More new comrades
Our government is lucky enough to be getting advice from comrades Patrick Mercer, John Bercow and Matthew Taylor.
Apparently this is very clever politically and helps to wrong foot the opposition. I'm a little bit sceptical about this - there must be a significant risk that all of our new friends decide in a few months to resign as advisers and slag off Brown for not listening to them and just being a power-obsessed control freak.
There are plenty of cheerleaders in the press for the strategy of 'dominating the centre' by bringing Tories and Lib Dems into our big tent while picking fights with the unions about pay cuts and forcing lone parents out to work with threats of benefit cuts. But while we can win an election without the support of people who think like Patrick Mercer (as we did in the past three elections), we can't possibly win without the enthusiastic support of public sector workers and people working hard to bring up a family.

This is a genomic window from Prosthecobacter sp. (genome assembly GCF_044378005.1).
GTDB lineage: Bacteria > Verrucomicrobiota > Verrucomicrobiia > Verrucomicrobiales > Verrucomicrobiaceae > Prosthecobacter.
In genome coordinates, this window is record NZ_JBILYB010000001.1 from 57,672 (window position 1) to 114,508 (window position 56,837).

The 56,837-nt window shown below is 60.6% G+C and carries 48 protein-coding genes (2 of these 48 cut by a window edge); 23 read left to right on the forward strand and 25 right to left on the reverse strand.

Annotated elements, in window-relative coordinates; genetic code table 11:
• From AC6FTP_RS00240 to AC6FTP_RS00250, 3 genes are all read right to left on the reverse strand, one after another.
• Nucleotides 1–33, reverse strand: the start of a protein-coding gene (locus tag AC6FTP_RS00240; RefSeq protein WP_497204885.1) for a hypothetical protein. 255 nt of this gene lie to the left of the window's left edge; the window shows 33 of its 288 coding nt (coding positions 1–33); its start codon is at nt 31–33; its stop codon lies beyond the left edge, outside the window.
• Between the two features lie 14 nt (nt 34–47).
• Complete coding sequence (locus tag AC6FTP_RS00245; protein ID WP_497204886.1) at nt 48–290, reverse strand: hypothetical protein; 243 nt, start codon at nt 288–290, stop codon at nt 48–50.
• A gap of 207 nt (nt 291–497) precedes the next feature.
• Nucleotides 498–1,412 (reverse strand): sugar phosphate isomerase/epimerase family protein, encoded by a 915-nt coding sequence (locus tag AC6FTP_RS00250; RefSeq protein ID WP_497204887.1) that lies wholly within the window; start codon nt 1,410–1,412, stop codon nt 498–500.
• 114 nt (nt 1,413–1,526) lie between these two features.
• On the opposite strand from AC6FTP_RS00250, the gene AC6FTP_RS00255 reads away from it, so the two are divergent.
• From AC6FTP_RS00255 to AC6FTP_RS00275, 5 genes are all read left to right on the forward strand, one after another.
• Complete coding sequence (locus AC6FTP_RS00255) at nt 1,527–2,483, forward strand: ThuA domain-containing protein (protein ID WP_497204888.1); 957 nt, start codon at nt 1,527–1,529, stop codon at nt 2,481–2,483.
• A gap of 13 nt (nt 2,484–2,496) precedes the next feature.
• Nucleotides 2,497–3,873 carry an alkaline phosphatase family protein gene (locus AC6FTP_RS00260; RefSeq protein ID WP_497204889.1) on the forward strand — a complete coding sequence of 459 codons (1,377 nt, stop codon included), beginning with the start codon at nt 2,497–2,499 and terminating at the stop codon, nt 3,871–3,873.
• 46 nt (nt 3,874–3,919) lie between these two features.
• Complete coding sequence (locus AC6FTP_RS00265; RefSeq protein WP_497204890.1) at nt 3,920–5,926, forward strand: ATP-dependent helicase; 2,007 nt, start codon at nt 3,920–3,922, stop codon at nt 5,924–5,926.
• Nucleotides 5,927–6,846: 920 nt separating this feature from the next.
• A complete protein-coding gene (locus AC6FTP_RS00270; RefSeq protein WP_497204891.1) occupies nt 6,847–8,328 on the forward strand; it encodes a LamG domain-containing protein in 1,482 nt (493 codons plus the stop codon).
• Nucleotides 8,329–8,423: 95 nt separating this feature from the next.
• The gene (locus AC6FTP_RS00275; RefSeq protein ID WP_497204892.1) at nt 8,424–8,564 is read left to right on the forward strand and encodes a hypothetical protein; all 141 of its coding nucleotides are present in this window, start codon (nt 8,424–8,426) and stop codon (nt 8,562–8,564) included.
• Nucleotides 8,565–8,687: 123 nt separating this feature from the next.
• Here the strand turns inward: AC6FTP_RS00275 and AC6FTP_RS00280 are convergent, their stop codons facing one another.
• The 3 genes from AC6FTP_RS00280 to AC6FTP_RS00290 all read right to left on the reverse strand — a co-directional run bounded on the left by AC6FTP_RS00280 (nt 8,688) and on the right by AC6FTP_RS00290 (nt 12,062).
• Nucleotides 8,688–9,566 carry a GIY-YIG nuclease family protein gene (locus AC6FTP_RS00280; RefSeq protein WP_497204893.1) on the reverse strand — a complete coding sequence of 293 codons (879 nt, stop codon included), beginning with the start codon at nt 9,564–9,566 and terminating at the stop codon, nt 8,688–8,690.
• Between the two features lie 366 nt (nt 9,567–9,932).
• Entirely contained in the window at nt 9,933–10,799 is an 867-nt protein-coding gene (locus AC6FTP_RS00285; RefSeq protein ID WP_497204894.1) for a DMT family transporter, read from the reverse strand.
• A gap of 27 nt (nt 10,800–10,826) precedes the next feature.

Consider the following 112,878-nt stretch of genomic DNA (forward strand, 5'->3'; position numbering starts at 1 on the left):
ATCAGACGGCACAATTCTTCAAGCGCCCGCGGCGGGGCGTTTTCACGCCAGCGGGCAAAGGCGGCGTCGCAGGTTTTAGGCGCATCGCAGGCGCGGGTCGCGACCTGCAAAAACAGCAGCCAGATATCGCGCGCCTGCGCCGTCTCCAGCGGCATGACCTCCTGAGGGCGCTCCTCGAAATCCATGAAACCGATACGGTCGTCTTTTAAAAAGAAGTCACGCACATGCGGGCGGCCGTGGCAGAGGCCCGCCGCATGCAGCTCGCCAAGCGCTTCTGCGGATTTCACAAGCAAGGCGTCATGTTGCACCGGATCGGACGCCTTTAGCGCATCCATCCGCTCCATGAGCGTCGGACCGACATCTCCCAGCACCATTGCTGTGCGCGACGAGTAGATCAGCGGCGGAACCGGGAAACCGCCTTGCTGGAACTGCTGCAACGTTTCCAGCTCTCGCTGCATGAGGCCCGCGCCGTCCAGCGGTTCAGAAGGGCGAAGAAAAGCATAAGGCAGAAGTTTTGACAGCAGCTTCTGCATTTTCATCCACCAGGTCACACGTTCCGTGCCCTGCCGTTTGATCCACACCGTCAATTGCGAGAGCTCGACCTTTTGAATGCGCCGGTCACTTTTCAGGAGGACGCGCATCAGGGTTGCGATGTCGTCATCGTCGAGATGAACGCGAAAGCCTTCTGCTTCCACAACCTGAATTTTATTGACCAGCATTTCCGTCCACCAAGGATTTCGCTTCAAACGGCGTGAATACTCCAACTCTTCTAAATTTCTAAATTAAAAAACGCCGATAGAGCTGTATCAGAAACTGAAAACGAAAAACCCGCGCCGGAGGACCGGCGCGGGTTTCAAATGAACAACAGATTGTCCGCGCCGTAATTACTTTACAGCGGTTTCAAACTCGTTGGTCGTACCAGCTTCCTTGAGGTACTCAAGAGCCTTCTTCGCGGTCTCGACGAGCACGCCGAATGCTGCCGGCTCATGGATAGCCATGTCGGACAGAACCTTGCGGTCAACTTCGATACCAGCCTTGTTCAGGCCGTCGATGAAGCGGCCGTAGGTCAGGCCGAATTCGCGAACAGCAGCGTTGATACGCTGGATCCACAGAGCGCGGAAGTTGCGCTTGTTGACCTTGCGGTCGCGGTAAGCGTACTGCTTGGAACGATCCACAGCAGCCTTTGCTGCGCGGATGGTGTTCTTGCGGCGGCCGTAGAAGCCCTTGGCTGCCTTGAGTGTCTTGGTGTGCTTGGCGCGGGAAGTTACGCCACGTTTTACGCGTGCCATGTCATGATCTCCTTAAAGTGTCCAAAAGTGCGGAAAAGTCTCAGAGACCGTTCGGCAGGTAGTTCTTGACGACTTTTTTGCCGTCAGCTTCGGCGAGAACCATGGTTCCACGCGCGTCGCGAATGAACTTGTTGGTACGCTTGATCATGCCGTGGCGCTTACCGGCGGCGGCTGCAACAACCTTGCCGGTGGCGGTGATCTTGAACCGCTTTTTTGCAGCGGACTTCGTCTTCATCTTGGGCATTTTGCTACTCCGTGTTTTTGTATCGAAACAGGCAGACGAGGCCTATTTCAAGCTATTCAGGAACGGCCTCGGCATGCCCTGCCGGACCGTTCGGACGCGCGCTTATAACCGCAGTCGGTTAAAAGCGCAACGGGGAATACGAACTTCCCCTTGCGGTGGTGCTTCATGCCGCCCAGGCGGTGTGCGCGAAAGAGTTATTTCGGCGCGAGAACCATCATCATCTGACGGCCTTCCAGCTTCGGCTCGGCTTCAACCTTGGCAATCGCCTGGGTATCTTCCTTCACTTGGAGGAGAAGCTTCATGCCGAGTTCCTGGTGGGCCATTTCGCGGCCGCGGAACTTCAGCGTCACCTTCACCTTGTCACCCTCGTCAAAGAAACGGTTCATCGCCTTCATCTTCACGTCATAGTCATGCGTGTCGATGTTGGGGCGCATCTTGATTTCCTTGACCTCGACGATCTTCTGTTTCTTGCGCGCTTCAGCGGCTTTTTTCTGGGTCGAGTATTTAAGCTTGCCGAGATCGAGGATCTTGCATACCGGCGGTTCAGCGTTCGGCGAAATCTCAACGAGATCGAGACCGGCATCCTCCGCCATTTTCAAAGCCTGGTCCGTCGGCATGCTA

The increase in support since Brown took over has come from people switching back to us after voting Liberal Democrat in 2005, and Labour supporters being more likely to report that they definitely intend to vote for us next time. Securing the support of both of these groups is absolutely key to winning the marginal constituencies in Southern England on which Labour's majority depends. No Labour government has won an election while cutting pay in real terms for public sector workers - twenty-nine years ago doing just this triggered the 'Winter of Discontent'.
If politicians from other political parties have something useful to say about a particular issue, then fine, but since July it seems like there has been a lot of attention paid to courting people who are actually never going to support us, and not enough to the people whose support put Labour in power and who we will need to win next time. Hopefully this autumn and the upcoming spending review will change this.